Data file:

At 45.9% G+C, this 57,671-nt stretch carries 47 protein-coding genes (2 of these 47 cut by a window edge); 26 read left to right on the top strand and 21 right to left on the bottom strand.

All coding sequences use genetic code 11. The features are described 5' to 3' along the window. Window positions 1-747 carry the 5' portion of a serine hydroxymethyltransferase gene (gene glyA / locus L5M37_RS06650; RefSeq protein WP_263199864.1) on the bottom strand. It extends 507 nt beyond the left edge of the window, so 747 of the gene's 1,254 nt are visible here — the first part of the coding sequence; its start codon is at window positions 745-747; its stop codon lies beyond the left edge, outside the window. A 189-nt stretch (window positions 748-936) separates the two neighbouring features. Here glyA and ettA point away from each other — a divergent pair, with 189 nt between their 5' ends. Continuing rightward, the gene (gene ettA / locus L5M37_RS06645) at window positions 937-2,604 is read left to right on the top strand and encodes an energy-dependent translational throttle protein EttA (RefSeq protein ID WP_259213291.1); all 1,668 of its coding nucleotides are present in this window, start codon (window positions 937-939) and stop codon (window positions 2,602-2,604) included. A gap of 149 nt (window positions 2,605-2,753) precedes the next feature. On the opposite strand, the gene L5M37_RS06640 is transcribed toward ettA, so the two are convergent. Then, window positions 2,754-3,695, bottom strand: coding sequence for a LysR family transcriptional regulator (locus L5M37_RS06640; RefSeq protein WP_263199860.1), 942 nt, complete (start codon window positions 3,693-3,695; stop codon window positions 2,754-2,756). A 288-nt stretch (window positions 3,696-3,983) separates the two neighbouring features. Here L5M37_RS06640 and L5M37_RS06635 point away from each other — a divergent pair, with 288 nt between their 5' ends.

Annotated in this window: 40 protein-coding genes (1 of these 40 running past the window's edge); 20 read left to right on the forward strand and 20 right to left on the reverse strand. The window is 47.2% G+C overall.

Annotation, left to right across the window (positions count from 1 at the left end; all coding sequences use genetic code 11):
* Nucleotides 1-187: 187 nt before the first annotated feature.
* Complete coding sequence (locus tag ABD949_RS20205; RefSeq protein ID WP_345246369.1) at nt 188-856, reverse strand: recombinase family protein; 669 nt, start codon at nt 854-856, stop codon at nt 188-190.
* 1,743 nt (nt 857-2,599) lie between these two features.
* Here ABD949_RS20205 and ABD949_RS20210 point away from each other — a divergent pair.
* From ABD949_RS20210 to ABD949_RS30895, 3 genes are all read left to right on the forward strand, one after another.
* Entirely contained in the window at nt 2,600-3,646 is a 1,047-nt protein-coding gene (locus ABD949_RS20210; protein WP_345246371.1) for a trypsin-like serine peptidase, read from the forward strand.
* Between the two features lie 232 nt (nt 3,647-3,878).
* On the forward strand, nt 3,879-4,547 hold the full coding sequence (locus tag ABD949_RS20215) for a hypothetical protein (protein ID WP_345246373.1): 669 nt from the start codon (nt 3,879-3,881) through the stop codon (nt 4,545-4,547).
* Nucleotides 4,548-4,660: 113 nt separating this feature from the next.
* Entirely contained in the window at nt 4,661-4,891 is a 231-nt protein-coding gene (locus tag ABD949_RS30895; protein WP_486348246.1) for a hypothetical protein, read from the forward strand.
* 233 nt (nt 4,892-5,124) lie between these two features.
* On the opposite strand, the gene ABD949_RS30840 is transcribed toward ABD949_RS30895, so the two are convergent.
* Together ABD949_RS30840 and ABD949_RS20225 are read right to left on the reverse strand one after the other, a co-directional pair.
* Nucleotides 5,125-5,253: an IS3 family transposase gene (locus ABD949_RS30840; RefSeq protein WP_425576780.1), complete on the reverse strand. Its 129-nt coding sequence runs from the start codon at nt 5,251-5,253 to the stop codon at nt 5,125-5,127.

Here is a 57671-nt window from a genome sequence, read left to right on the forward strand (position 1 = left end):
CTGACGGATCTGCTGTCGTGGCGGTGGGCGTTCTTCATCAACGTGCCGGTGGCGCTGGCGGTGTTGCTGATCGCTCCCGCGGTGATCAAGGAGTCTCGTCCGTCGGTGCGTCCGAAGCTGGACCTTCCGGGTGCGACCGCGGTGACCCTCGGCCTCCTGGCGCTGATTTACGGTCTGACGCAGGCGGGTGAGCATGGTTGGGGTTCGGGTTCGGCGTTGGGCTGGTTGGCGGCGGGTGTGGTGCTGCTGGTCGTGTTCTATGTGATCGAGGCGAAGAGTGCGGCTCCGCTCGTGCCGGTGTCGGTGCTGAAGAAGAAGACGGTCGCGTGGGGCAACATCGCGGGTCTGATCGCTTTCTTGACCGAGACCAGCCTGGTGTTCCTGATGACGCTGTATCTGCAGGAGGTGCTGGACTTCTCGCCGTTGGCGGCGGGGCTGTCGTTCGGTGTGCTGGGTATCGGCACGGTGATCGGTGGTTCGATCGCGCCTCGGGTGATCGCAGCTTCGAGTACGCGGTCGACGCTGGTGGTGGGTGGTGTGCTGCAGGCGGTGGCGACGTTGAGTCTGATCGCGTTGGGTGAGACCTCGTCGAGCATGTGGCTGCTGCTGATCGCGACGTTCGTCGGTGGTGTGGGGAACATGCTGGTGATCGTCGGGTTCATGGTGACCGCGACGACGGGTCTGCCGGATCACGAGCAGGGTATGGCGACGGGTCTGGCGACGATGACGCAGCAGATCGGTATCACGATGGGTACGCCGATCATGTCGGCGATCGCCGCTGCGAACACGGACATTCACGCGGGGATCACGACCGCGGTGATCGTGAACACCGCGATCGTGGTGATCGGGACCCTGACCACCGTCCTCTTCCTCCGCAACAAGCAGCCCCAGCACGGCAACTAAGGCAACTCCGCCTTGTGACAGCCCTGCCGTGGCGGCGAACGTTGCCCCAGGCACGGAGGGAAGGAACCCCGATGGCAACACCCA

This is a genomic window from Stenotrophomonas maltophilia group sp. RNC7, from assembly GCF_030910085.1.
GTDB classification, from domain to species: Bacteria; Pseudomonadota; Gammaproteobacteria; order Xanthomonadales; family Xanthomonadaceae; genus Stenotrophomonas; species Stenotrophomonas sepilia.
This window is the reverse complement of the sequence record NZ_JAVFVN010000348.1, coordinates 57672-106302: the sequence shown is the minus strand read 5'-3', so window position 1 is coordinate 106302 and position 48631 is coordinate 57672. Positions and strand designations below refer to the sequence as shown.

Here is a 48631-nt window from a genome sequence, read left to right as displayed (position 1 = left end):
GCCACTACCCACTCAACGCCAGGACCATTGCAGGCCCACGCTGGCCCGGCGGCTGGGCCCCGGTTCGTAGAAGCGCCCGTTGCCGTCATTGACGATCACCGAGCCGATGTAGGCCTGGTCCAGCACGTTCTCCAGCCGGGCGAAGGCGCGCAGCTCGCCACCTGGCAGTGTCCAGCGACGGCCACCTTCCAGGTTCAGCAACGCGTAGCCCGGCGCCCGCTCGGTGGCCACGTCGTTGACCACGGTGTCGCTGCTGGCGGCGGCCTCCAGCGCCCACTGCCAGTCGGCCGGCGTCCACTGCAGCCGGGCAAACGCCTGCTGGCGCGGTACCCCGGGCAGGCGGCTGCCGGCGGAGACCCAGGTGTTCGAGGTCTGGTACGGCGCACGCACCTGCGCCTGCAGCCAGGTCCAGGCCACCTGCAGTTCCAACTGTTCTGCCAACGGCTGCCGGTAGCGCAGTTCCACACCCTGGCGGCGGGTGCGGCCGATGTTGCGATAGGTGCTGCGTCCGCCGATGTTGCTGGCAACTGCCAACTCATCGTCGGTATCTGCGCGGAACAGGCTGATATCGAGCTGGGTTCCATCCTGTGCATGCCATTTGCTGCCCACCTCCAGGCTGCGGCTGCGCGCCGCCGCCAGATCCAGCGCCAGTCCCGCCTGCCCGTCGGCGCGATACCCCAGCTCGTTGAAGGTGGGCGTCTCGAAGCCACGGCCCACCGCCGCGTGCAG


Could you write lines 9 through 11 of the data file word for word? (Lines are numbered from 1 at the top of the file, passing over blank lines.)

* From ABD949_RS20210 to ABD949_RS30895, 3 genes are all read left to right on the forward strand, one after another.
* Entirely contained in the window at nt 2,600-3,646 is a 1,047-nt protein-coding gene (locus ABD949_RS20210; protein WP_345246371.1) for a trypsin-like serine peptidase, read from the forward strand.
* Between the two features lie 232 nt (nt 3,647-3,878).